pretext for prohibited retaliatory conduct. Id. The plaintiff can demonstrate pretext by exposing
“weaknesses, implausibilities, inconsistencies, incoherencies, or contradictions” in the
defendant's reasoning. Springer v. Convergys Customer Mgmt. Grp. Inc., 509 F.3d 1344, 1348
(11th Cir. 2007).
There is no dispute that Plaintiff engaged in protected conduct. Shortly before his
termination, he filed an EEOC charge. There is also no dispute that he suffered an adverse
The elements required to establish retaliation claims under § 1981 are the same as those required for Title
VII claims. See Goldsmith v. Bagby Elevator Co., 513 F.3d 1261, 1277 (11th Cir. 2008).
employment action. His employment was terminated. The issue in this case is whether Plaintiff
has established a causal connection between these two events. “In order to establish the requisite
‘causal link’ required as part of a prima facie case, a plaintiff need only establish that ‘the
protected activity and the adverse action were not wholly unrelated.’” Goldsmith v. City of
Atmore, 996 F.2d 1155, 1163 (11th Cir. 1993); see also Brungart v. BellSouth Telecomms., Inc.,
231 F.3d 791, 799 (11th Cir. 2000).
A substantial delay between the protected activity and the
negative employment action, where there is no other evidence of causation, is insufficient to
establish a causal connection. See Clark County Sch. Dist. v. Breeden, 532 U.S. 268, 273-74
(2001). Conversely, “[a] plaintiff may satisfy her burden of proving causation by demonstrating
a ‘close temporal proximity between the statutorily protected activity and the adverse
employment action.’” Luke v. Bd. of Trustees Florida A&M Univ., 2016 WL 7404677 at *3 (11th
Cir. Dec. 22, 2016) (quoting Thomas v. Cooper Lighting, Inc., 506 F.3d 1361, 1364 (11th Cir.
2007)). However, while close temporal proximity can be effective to raise an inference of
causation, if that is the only basis of causation, “the actions must be very close in time.” United
States ex rel. Salters v. American Family Care, Inc., 2016 WL 7242180 at *6 (N.D. Ala. Dec. 15,
2016) (citing Clark Cnty. Sch. Dist. v. Breeden, 532 U.S. 268, 273 (2001)). A lapse in time of
several months, in the absence of other evidence tending to show causation, is insufficient. See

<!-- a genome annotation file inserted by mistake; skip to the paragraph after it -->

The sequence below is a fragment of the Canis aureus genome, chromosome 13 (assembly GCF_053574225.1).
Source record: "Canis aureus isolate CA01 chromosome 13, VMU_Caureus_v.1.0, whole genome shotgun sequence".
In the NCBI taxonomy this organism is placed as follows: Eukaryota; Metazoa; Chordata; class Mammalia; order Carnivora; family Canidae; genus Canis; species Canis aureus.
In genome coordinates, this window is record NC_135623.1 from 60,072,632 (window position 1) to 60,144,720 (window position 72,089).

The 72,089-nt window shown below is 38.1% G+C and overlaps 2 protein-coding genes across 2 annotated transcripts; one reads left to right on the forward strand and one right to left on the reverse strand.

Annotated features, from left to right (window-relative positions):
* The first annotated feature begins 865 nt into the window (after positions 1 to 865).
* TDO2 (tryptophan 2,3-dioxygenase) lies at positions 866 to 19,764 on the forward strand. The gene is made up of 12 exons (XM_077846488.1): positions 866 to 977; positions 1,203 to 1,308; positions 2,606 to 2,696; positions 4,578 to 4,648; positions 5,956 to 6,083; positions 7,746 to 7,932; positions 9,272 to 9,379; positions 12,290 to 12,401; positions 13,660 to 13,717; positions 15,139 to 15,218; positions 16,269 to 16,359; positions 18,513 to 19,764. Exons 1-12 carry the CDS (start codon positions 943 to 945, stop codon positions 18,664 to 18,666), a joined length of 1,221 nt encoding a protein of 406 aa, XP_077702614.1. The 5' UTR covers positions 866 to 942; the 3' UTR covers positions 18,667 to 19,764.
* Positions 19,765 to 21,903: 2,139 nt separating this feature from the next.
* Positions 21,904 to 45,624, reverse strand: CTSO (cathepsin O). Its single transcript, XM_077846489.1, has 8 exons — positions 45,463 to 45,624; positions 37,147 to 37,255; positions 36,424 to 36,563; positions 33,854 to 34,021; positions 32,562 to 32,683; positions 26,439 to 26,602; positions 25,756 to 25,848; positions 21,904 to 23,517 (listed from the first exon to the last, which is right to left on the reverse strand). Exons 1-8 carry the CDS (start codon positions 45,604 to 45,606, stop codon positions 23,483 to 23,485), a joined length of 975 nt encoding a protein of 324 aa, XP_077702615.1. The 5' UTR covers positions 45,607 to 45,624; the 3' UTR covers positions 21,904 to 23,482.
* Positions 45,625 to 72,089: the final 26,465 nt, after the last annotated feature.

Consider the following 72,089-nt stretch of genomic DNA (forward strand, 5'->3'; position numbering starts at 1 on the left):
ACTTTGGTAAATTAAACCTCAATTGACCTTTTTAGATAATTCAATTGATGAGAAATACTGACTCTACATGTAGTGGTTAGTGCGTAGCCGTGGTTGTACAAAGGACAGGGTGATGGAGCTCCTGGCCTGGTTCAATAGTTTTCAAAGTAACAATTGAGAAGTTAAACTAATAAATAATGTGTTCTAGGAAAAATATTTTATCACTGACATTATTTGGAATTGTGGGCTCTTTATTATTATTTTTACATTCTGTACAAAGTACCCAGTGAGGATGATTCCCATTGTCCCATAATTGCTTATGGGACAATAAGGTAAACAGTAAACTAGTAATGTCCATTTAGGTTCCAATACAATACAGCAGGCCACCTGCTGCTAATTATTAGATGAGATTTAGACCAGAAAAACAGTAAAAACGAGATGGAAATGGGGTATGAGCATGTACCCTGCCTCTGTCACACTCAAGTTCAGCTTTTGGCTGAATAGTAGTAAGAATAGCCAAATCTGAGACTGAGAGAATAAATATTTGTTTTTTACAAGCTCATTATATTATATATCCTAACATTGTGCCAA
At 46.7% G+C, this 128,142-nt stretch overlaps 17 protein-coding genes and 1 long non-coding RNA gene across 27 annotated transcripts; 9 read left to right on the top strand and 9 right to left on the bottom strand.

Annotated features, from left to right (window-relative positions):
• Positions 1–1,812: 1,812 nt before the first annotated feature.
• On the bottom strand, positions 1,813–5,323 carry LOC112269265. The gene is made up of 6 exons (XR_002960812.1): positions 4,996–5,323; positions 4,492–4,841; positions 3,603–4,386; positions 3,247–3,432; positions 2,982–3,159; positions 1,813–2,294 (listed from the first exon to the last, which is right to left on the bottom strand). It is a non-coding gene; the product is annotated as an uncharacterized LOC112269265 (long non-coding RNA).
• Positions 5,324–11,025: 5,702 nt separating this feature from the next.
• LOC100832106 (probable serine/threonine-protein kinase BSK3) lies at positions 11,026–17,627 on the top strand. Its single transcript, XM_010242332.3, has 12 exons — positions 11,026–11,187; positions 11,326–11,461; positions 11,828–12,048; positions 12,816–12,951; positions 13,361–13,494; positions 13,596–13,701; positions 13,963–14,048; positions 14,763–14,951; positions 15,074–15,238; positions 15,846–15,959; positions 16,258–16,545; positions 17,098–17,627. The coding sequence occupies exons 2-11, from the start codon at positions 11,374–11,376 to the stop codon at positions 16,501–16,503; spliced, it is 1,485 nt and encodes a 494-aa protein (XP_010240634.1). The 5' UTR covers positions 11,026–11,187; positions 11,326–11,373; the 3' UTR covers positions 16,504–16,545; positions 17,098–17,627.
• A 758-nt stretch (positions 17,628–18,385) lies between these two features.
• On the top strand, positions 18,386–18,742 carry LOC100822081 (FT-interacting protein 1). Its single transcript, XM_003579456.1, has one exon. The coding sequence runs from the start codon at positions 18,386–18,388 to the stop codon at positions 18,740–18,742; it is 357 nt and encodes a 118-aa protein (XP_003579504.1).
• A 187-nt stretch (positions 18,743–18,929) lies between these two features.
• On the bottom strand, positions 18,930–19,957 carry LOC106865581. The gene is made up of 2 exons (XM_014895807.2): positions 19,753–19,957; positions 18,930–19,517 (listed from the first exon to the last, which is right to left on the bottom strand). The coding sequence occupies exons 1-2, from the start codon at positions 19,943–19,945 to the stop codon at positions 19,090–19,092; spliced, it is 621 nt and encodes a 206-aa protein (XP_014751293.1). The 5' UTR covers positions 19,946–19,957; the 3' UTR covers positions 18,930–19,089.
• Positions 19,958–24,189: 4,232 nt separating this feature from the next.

Higdon v. Jackson, 393 F.3d 1211, 1220 (11th Cir. 2004).
The only admissible evidence in the Rule 56 record regarding the initiation of termination
proceedings comes from the declarations of Leimbach and Pietruszewski. They both attested to
the fact that they began discussions regarding terminating Plaintiff’s employment in late October
2013 due to increasing concerns regarding his performance and they agreed at that time that
Plaintiff should be terminated. Pietruszewski’s declaration also establishes that he began
preparing Plaintiff’s termination documents on November 3, 2013. Notably, this was the same
date that plaintiff improperly signed off on the Meat Department’s Daily Closing List indicating
that all closing procedures were completed, when in fact they were not. Moreover, Pietruszewski
and Leimbach both testified that they were not aware of Plaintiff’s EEOC Charge at the time
they were preparing termination documents, or even prior to the filing of the present suit. (Doc.
# 69-1 at p. 11; Doc. # 69-11 at p. 11).
Plaintiff has presented no evidence that Leimbach and Pietruszewski were aware of
Plaintiff’s EEOC charge at the time they initiated termination proceedings. Indeed, “Title VII's
anti-retaliation provisions do not allow employees who are already on thin ice to insulate
themselves against termination or discipline by preemptively making a [ ] complaint.” Alvarez,
610 F.3d at 1270. And, this is particularly true when the decision makers do not know of the
purported protected activity. Plaintiff speculates that Leimbach and Pietruszewski were not the
decision makers regarding his termination. And he has accused Defendant of fabricating the